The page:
From the interior of the café, constant whispering and chatter carried as it often does in small spaces. The fans above wafted cool air down and escalated the warm, dry air upward.  A soft hum emitted from their motors, hardly audible to anyone except the hostess, to whom it was a constant complaint. “These fans are too noisy, we must buy new ones”, she would remark, her brown eyes intense and devout. The manager ignored her request, but always politely listened and nodded approvingly.

Francisco was a good manager. He never worked the staff beyond their ability and gave them most holidays, when he could. Often times he would even take the half-empty, forgotten bottles from tables and ferry them to the back to share. His battle with alcohol was a fierce one. In truth, it was the half-empty bottles that got him through the day, until he got home and quietly meandered to his balcony. Dressed in only his undershirt and boxers, he would watch the sun fall below the rooftops with brilliant oranges and pinks and sip bacanora until his eyes refused to open. There he rested for the night, bottle emptied and head slumped in snoring approval.  Once, Francisco had a wife that lived with him, but she had gone long ago after his ambition ran dry and their childless marriage grew unbearable.  Lolita was pretty, young, and full of life. She loved to dance into the night, when Francisco’s feet could no longer keep pace. Her smile was the envy of all the women and the light in her eyes once filled Francisco’s heart with joy. In the end, her smile faded and the light dimmed ever so slightly, replaced by disdain.

During the daytime, the business men came in droves, followed by similar company but at night, they walked in with young women draped around their arms. Their high pitched giggles could be heard from down the street and would attract the admiration of the young street-urchins who played guitar for tourists or anyone who would lend their ear and sympathy.  Benny, or Benito as his mother called him, was a virile young buck. Bravery and boldness suited him well, but scorn often veiled them both. He would posture up on the wall across from the café every evening and play Son Huasteco from his native land. His fingers would pluck out the parts that were normally reserved for the fiddle.  The strings resonated harmoniously as Benny’s slender fingers strummed and brushed against the creamy wood grain of the ancient guitar. Four years ago he traveled from Zacatecas to Veracruz in search of money and escaping a prison of farming, which his father wished to force upon him. Then, only sixteen, he traveled on poultry trucks and buses until he reached his destination. Veracruz was meant to be his salvation, but it proved to be only a stumbling block as unemployment was rampant and his lack of experience forced him to do the only thing he knew; play music.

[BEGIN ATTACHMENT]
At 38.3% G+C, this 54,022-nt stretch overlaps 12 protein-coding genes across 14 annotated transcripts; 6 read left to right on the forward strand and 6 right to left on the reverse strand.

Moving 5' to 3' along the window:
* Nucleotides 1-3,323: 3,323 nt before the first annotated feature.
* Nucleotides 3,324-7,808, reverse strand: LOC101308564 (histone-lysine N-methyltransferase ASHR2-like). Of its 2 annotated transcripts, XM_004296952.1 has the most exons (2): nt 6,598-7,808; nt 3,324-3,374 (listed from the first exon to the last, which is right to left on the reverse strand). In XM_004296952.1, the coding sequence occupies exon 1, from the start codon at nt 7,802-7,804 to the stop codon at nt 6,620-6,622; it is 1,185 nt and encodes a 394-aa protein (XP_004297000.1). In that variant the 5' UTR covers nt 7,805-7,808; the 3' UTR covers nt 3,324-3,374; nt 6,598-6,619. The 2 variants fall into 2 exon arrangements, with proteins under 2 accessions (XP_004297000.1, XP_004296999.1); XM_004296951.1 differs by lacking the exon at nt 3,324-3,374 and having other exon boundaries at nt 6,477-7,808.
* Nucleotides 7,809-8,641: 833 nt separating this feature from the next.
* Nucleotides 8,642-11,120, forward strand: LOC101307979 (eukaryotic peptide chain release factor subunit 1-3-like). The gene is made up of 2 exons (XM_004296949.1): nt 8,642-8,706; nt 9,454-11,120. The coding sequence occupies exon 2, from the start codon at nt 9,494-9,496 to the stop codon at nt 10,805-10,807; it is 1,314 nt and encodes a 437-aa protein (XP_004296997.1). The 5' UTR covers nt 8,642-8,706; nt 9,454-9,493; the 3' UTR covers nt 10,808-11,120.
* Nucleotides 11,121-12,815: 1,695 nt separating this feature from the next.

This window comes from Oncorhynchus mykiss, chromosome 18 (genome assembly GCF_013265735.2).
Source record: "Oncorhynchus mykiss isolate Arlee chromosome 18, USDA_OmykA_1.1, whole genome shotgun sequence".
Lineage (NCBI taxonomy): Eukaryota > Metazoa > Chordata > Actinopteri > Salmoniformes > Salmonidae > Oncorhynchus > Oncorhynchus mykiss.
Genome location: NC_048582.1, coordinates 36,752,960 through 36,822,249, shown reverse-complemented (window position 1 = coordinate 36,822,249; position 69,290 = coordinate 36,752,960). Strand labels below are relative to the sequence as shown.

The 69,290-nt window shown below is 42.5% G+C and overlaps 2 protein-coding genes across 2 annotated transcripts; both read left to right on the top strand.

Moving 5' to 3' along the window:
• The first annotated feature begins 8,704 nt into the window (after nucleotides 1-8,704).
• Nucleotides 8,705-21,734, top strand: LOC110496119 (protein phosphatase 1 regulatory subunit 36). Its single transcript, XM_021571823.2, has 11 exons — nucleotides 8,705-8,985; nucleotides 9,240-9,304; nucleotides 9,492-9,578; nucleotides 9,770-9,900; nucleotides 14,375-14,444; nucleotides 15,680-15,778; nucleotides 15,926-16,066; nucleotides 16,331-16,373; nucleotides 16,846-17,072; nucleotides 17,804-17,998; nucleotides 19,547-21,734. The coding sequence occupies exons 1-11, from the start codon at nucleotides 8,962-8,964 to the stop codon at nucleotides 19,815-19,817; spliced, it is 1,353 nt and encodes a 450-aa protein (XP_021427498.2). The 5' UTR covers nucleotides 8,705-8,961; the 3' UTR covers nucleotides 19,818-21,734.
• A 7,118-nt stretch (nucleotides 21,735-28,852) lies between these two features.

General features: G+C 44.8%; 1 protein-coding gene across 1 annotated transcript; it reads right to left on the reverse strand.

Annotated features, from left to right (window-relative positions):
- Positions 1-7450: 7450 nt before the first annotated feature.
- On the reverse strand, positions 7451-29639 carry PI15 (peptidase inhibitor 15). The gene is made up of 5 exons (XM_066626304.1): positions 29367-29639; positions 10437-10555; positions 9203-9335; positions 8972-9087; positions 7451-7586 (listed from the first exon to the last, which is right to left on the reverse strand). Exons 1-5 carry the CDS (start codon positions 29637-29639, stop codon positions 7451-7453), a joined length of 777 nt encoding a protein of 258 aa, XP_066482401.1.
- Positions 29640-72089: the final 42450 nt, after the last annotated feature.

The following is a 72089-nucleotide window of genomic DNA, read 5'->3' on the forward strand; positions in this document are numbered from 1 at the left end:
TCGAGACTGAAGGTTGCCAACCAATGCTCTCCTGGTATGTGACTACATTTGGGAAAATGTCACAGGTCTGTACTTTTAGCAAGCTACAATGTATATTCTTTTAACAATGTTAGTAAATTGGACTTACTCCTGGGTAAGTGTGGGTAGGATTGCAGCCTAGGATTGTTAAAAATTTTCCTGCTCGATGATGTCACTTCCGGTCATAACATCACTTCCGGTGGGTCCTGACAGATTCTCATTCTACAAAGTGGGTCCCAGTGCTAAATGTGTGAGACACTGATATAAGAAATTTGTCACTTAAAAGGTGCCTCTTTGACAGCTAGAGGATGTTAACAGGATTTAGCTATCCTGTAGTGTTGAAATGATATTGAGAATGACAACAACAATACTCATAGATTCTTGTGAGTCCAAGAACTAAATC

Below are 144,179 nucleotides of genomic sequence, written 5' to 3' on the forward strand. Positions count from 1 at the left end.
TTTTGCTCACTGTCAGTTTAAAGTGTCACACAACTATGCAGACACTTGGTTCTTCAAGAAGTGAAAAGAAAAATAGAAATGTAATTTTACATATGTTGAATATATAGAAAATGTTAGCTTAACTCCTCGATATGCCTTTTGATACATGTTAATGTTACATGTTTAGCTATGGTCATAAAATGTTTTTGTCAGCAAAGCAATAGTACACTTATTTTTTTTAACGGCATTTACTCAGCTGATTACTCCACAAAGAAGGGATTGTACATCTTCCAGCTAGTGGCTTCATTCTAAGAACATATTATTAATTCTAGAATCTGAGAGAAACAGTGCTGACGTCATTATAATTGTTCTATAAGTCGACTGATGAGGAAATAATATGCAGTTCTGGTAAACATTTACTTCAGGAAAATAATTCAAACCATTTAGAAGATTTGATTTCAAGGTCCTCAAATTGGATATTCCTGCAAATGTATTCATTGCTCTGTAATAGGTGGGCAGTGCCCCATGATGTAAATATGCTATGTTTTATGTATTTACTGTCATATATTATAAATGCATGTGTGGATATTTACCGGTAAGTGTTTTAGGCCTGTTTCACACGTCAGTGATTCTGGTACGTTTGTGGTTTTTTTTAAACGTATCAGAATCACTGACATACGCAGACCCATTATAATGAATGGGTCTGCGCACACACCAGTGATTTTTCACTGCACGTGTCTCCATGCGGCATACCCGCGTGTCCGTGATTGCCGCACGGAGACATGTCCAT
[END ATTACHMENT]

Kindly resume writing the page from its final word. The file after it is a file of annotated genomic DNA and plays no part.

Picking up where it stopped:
The state of Veracruz was full of tourists, its many shoreline hotels hosting various travelers, whom Benny relied on for his meals. Night life was glamorous and lights from the cities sparkled in the darkness like prosthetic stars. The Pico De Orizaba rose above the foliage below and wore a cap of white snow year round. It was the tallest mountain in all of Mexico and many travelers ventured to its peak, hoping to get a rare glimpse of the stratovolcano’s activity. At its summit sprang forth numerous rivers and tributaries which also attracted gawkers and acted as a route for merchants to pedal their wares. The boats, seemingly barely afloat, were loaded with trinkets, meats, and colorful knick-knacks that piled upon the floor and hung from loosely braided ropes. Vultures of commerce would paddle up to potential buyers, yelling out their stock and showing them off as if they were trophies. It was not uncommon to see a merchant who had lost his paddle using a shoe or a piece of broken driftwood to navigate the channels.  Sometimes, they would spot prey at the same time and it was a race to get there first. The loser would turn his boat around, looking on sadly, and the winner would shout joyfully as he, no doubt, sold recycled items at inflated prices.